Have you ever thought to yourself: Some of the greatest ideas happen as you are casually chatting in a dusty hallway in your department…

We created StatTLC to act as a virtual space to share ideas (and spare you the dust allergies!) about the teaching and learning of all areas of statistics at the post-secondary levels. An important aspect of hallway conversations are that they happen quickly, in passing, and allow you to engage in a manner that aligns with your availability. We hope that this blog will offer similar opportunities as you read (or contribute) brief posts, join in on conversations, and draw inspiration from others in the community.

Meet the Editors

Steven Foti is the Director of the Online MS Program and Clinical Assistant Professor in the Department of Biostatistics at the University of Florida. He has taught a variety of biostatistics courses to undergraduates, master’s students in biostatistics and public health, and graduate students in the medical sciences, in both face-to-face and online formats. Steve earned a B.S. in Applied Mathematics & Statistics and Physics from Clarkson University and an M.Stat and Ph.D. in Curriculum & Instruction (statistics education) from the University of Florida. His interests include improving the teaching of graduate statistics in the online classroom, developing assessments, and furthering statistical literacy in both academic and community settings.

Laura Le is a lecturer in the Division of Biostatistics at the University of Minnesota. She has been teaching statistics since 2007 and has been teaching in the biostatistics department since 2013. Laura earned a B.A. in mathematics/statistics from Luther College, M.S. in statistics and a Ph.D. in educational psychology – statistics education from the University of Minnesota. Currently, she teaches the introductory biostatistics courses–both in-person and online, large (100+) and small enrollments (20)–to graduate students in the health sciences (e.g., public health, nurses, physicians, veterinarians, pharmacists, dentists). Laura’s interests include continually improving on the curriculum and teaching of introductory statistics courses, developing assessments, and sharing educational knowledge, tips, and resources with other educators.

Laura Ziegler is an Assistant Professor of Teaching in the Statistics Department at Iowa State University. She has been teaching statistics since 2006. Laura earned a B.A. in mathematics and computer science from Wayne State College, M.S. in statistics from the University of Nebraska-Lincoln,  and a Ph.D. in educational psychology – statistics education from the University of Minnesota. Currently, she focuses on coordinating a multi-section introductory statistics course as well as teaches introductory courses for students in the sciences and regression courses for students of all majors. Laura’s interests include learning how to better incorporate simulation-based methods in statistics courses, exploring cooperative learning techniques, developing assessments, and collaborating with other educators.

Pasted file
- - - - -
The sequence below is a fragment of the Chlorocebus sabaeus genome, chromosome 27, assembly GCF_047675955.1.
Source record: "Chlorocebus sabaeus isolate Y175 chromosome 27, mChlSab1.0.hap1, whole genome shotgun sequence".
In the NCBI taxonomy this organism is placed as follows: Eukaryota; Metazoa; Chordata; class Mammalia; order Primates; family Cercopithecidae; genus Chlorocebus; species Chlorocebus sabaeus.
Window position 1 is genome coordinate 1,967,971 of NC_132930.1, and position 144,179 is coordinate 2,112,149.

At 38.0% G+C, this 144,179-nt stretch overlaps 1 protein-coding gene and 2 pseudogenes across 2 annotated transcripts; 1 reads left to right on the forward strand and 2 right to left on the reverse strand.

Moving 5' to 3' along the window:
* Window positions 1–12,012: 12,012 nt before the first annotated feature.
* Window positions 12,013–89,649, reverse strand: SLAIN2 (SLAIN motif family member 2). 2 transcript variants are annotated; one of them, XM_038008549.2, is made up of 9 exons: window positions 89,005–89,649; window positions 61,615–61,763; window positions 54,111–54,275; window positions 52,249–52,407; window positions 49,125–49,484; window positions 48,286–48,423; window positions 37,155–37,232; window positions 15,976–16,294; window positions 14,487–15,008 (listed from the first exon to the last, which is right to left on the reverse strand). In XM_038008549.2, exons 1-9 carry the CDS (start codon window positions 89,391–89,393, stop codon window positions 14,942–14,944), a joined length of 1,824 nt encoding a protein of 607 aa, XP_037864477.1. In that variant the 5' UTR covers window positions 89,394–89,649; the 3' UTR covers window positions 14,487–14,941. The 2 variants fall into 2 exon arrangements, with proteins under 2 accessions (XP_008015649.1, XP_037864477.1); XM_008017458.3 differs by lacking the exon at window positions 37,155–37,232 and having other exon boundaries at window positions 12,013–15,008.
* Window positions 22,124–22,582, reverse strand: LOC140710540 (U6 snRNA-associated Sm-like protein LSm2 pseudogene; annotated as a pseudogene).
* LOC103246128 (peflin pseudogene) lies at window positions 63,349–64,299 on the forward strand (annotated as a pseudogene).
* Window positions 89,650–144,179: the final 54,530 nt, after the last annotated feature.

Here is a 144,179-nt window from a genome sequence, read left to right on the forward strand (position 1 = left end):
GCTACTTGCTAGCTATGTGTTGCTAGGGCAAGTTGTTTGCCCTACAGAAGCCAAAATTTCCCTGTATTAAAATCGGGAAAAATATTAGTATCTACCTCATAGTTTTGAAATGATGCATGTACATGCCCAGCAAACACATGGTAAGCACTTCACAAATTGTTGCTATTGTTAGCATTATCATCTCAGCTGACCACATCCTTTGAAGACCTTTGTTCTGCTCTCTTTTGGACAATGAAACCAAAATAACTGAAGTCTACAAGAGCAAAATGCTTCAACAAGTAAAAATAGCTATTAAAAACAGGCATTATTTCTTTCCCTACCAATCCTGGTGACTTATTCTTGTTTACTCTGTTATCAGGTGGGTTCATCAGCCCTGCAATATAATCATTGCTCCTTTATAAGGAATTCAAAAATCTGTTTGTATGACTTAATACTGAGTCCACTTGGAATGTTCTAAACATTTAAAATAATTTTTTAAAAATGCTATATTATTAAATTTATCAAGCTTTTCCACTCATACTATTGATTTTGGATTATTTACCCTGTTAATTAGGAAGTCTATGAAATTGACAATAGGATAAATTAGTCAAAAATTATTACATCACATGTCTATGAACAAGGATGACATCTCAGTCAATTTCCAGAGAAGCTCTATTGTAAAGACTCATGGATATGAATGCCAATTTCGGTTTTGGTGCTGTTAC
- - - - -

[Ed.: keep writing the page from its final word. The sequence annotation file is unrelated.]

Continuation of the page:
Douglas Whitaker is an assistant professor of statistics at Mount Saint Vincent University in Halifax, Canada. Doug has been teaching statistics since 2011 and received his PhD in Statistics Education from the University of Florida in 2016. Doug has taught introductory statistics courses with enrollments from 10 to 300+ students, and he has taught a variety of upper-level and graduate statistics courses. While most of his teaching has been face-to-face, he has taught some statistics courses online. His research interests include instrument and assessment development and affective outcomes in statistics education.

Adam Loy is an assistant professor of statistics at Carleton College. He received his B.A. in mathematics/statistics from Luther College and his M.S. and Ph.D. in statistics from Iowa State University.  Adam teaches across the entire statistics curriculum at Carleton (from intro courses in statistics and data science to an upper-level course in Bayesian statistics), and is passionate about incorporating realistic computation and visualization in the classroom. In addition to teaching small classes at liberal arts colleges, he has also taught 100-person introductory statistics courses at Iowa State and small classes at a Des Moines Area Community College. Outside the classroom, Adam has mentored students of all experience levels for two data-analytics competitions: MinneMUDAC and MUDAC.

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